I had a very calm blackout experience yesterday. I didn’t get stuck in a subway, I didn’t have to walk home across a bridge, I didn’t get stuck in an elevator or in another borough. For that I feel very fortunate. In fact, it wasn’t a bad experience. After all, I enjoyed some free ice cream.
In fact, I wasn’t aware of the extent of the blackout until nearly two hours after it started. When the power went out, I was at home, making a sandwich. I ate, finished reading the law review article I started and then decided to go outside and try to find some cell phone reception. Cell phone reception is tenuous at best in my apartment even when the cells are working normally and the only landline phone I have in my apartment is cordless, so it won’t work without power.
The blackout brought out a sense of community spirit and neighborliness that isn’t apparent when people can retreat into their air-conditioned apartments and stare into video screens. Instead, the Brooklyn Promenade was filled with people watching the skyline fade into the night sky, except for those buildings downtown with generators. The Verizon building’s sign remained lit past nightfall, and it’s red and white logo glowed eerily in the skyline. The Staten Island ferry was lit up brightly as it ferried back and forth from lower Manhattan. Spotlights continued to illuminate the Statute of Liberty in NY harbor. (Not suprisingly, those photos, which I took handheld with an ice cream cone in my other hand, are essentially useless. The photographers who had their tripods probably had better results.)
Throngs of people walk across the Brooklyn Bridge
Attempted profiteers
These guys were grilling and sharing hot dogs. Thanks! I don’t have a good picture, but right nearby, the wine store staff passed out cups of Chardonnay.
Free ice cream! Wooo-hoo!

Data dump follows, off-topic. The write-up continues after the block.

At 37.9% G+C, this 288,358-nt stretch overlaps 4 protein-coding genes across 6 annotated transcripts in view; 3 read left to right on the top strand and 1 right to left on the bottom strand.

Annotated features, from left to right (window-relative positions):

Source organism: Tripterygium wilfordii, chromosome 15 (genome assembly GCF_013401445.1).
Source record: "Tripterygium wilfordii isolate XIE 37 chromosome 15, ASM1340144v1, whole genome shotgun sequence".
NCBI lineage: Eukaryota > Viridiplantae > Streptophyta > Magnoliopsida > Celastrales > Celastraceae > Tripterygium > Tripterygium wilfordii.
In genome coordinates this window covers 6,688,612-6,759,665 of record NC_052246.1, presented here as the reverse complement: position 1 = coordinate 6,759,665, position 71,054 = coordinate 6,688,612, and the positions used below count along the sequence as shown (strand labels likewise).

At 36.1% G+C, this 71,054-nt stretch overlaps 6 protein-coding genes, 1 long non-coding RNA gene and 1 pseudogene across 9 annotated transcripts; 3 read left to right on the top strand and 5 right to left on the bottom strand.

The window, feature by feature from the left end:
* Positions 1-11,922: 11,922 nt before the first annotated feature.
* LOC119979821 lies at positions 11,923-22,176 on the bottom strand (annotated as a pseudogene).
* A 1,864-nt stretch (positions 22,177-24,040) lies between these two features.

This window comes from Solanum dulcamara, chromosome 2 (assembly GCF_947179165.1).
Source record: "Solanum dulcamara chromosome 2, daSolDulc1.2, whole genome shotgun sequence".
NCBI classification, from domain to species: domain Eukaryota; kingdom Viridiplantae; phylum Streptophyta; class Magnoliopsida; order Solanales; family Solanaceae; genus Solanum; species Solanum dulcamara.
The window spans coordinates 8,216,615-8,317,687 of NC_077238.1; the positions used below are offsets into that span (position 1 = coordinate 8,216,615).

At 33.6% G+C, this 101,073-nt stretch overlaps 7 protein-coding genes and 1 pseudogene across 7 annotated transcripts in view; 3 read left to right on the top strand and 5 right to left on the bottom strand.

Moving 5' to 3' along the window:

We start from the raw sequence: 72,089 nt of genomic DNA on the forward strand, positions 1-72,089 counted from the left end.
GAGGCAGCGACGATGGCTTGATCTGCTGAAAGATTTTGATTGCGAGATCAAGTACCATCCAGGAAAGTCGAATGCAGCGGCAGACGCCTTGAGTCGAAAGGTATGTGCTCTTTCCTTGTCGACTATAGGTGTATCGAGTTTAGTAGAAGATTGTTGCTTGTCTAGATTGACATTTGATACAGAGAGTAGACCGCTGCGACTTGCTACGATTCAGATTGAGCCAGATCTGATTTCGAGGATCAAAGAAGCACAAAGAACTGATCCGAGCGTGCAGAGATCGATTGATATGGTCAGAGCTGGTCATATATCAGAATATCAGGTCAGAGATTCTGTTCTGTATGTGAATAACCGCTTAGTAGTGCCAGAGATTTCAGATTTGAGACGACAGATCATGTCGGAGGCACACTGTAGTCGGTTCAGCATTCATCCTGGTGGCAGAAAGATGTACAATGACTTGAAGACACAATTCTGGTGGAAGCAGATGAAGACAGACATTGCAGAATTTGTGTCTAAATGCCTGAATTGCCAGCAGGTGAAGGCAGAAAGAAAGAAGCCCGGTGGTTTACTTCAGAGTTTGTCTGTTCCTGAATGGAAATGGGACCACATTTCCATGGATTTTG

Us normal geeks are no match for this über-geek, who was out on the Brooklyn Heights Promenade, as darkness fell, with his digital camera on a tripod, iBook and head-mounted flashlight.
I heard some cheers outside when the power came on just before 8 this morning. Although the cable modem didn’t return until early afternoon, dial-up worked well enough in the morning to post these photos.
Gothamist: The New York City Blackout Edition
More stories and photos (in no particular order):
Grant Barrett (World New York): The Great North American Blackout 2003
Meccapixel: If you’re going to loot, why McDonald’s?
Jeremy Blachman: “Okay, we had a blackout. I’m a law student. The natural question: who can I sue?
Capn Design: Blackout photos
Satan’s Laundromat: “You know, I’ve always had a peculiar desire to live through natural disasters…”
John Wehr: New York City Blackout as Photographed by John Wehr
Robert Spychala: photos
The Great Blackout of 2003
TextAmerica: The Blackout moblog
WNYC: The Blackout of 2003 Slide Show
Aquick: Blackout 08/14/2003 photos
Too Much Sexy: Electricity, nectar of the gods
Amy Langfield: On the last car of the Q Train between DeKalb and Atlantic
Paul Frankenstein directed traffic on Ninth Ave.
AP: Iraqis Offer Tips Over U.S. Blackout
Jack Balkin: The Top Ten Theories About What Caused the East Coast Power Blackout
While I didn’t use an iPod flashlight, I did use my phone to light my way up the stairs.
Interestingly, I just read this article in Wired magazine a couple of days ago: Power Up: Twenty years from now, the whole world will be sharing electricity through one grid.


  1. Hmm, nice pictures. I appreciated the insight into your experiences with the Blackout. Being that I live in the Upper Midwest, we had power, so reading first hand about the whole ordeal was very interesting. Glad you have power again! 🙂

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